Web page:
Safe staffing in community pharmacy saves lives

 

Whenever you get the opportunity to talk with colleagues who also work in community pharmacy, you find yourselves making comparisons about your work.

 

How many items do you do? We can’t get this in stock, can you?

 

What patient medication record system do you use?

 

I find one particular comparison most interesting…

 

How many staff do you have?

 

There is no hard and fast rule for how many staff each pharmacy should have on duty at any one time. Other than there being a pharmacist on duty for the day, it really just depends on what the employer chooses to do with everybody else. This is something I feel incredibly strongly about since not enough staff is a huge risk to patients and to the pharmacist.

 

If you’ve read my blog on why you have to wait for your prescriptions, or you work in pharmacy, you’ll understand what goes on in the dispensary. Queuing patients add a lot of pressure to the processes we do and we often find ourselves rushing round to ensure we manage the queues and get people sorted safely.

 

But how safe is safe? Not having enough dispensing or counter staff means the burden of work is increased on each member of staff, rather than shared between more people. The dispensers are more likely to make mistakes rushing around the dispensary grabbing boxes off of the shelves and they could easily mistype labels as their fingers speed across the computer keyboard, whilst they have one eye on the growing queue over the top of the screen. With not enough staff to manage the queue, the pharmacist will be required more in the dispensing process or to serve over the counter to help manage how busy things are. And whilst immediate queues are being managed, there are no members of staff free to keep on top of the pile of prescriptions that came from the surgery.

 

When there is not enough staff in a pharmacy, rushing happens quite naturally as the workload still needs to be managed but with fewer people. The pharmacy team becomes more fatigued due to increased strain on each member and fatigue affects our ability to concentrate on the work. If the pharmacist is needing to get involved in the dispensing process, for example labelling the prescription whilst their colleague is serving the next person, or picking the items whilst their colleague starts labelling the next person’s prescription, this adds to the risk.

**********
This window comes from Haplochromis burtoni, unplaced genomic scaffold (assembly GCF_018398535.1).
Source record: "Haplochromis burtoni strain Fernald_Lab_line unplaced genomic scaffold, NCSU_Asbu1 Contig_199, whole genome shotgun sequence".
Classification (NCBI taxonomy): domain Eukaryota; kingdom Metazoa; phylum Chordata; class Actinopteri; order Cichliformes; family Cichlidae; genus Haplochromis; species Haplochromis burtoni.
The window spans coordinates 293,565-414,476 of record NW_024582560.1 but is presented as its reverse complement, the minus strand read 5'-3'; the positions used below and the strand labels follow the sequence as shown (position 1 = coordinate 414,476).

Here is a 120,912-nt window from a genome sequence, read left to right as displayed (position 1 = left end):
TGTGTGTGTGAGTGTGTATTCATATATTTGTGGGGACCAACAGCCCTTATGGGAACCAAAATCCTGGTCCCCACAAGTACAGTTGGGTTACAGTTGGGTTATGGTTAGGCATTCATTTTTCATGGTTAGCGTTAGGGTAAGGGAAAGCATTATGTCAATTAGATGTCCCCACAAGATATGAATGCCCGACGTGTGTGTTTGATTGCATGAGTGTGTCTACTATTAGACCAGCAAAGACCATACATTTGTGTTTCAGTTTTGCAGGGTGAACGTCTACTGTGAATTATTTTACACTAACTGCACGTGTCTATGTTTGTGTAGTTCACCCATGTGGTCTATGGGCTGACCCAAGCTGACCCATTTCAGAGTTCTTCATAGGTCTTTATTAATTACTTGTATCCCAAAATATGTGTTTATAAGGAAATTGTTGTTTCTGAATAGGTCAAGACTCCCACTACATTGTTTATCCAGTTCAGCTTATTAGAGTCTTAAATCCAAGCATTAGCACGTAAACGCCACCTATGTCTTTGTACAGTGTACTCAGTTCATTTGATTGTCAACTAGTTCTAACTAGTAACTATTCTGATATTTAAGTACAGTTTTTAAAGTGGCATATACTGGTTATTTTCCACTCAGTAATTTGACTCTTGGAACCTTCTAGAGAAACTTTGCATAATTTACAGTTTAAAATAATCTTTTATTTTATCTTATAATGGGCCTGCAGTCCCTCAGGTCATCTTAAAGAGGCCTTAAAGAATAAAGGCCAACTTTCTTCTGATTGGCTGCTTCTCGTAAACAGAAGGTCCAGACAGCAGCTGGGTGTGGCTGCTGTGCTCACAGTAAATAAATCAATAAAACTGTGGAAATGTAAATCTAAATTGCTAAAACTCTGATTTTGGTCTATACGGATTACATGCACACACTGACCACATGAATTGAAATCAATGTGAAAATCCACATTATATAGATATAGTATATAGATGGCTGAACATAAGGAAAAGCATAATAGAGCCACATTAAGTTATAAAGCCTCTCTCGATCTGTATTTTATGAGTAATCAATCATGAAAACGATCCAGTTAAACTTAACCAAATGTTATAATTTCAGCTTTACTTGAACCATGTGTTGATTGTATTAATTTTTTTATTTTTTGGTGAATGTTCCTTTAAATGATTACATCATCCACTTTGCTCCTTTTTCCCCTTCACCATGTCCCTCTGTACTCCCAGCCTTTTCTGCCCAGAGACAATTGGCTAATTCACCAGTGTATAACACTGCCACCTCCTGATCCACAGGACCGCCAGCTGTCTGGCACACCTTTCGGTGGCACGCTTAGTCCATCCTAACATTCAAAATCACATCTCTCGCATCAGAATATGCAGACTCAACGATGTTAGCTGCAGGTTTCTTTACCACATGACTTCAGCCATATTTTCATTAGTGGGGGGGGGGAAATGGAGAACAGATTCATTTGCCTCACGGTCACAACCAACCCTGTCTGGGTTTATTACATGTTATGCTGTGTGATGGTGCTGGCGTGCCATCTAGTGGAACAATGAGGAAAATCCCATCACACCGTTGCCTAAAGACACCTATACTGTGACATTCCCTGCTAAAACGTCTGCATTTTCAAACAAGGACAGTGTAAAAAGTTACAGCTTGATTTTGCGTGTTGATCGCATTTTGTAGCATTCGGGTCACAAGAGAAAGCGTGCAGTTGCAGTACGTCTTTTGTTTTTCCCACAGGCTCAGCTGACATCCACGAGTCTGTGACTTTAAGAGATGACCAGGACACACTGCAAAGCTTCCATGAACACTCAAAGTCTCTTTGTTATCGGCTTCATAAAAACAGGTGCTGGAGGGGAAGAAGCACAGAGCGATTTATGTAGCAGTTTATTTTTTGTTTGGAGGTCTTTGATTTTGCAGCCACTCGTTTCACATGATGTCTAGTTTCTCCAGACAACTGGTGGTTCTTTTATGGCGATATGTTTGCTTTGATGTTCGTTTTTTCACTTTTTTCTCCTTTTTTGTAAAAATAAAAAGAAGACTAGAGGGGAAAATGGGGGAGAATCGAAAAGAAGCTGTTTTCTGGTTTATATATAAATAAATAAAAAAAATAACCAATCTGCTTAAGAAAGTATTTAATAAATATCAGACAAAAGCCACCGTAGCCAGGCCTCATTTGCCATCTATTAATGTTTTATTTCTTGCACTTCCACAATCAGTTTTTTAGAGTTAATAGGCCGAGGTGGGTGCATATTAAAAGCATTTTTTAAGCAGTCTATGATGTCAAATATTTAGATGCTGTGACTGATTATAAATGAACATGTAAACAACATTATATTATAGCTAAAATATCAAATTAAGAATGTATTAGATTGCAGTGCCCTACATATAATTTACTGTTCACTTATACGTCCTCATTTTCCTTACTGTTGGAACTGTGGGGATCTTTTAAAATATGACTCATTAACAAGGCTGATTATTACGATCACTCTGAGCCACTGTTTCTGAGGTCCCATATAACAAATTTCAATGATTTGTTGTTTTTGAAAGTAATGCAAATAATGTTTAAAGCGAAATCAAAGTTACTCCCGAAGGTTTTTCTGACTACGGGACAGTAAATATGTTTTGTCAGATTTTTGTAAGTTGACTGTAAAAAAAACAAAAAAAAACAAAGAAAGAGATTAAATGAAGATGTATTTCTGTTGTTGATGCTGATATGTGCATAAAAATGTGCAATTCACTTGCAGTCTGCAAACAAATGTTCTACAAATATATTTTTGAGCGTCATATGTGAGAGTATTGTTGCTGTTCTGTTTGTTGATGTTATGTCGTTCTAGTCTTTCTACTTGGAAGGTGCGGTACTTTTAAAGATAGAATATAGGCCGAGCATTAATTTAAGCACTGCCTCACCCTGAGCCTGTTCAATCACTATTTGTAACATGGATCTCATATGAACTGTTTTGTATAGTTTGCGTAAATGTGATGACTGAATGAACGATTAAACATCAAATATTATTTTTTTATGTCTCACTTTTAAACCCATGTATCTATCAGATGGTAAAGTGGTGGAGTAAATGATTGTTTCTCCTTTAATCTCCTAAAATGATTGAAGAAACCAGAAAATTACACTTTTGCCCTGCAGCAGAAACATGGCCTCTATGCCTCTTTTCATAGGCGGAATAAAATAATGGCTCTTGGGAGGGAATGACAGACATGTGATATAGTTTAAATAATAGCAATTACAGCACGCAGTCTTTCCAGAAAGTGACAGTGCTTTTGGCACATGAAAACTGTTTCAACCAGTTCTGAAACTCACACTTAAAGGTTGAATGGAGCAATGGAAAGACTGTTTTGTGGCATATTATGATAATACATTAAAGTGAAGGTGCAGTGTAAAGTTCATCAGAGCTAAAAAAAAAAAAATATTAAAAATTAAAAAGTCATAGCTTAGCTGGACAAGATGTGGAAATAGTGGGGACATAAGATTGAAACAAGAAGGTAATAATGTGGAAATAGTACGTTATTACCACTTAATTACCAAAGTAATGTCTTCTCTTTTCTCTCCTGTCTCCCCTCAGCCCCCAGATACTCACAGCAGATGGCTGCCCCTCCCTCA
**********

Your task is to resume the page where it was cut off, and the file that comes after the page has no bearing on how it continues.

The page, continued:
But why?

 

When a pharmacist checks a prescription, if they are seeing the prescription and the items and the labels for the first time, they are more likely to pick up any mistakes in the accuracy check than if they have been involved in putting it together. It’s quite simple to understand the principle that it is easier to notice the mistakes of someone else rather than your own.

 

But why, when this is clearly understandable, are pharmacies of today not staffed safely to manage risk? I hear all kinds of stories from colleagues and through pharmacy social media groups about staffing. I know how it feels to work under immense pressure and worry about it afterwards. I know how it feels to work to the point of being exhausted.

 

Nationally, we need something in place to manage staffing levels so that pharmacy staff aren’t under unmanageable pressures. Unless you work in that particular pharmacy, you can’t possibly understand the day-to-day patterns of workflow, nor can you rely on technology to tell you that information. Rather than suffer the stress of understaffing, we need to speak up for it. We need to prevent risk rather than manage it. We need to have confidence that we are doing all that we can to minimise making mistakes that our patients could suffer from.

 

In our job, understaffing doesn’t just mean that the work builds up a bit. It doesn’t just mean that the next few days will be busier or that the job won’t get done as quickly. It could mean that Mrs Smith accidentally gets the wrong warfarin strength and ends up in the hospital, seriously ill from an overdose. It could mean that a patient gets the wrong strength of blood pressure medicines and becomes excessively dizzy, falls and breaks their hip. It could mean that somebody accidentally gets a medicine that sedates them and they drive for a living, what could go wrong?

 

Staffing levels directly impact on patient safety. It isn’t a matter to trifle with.

 

We need our staff to be safe for our patients.

 

 

 

Laura Buckley is a community pharmacist who runs a very successful blog. She is passionate about pharmacy and about parenting. Support her by checking out her blog by clicking here

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PIP editor

A pharmacist led training provider.

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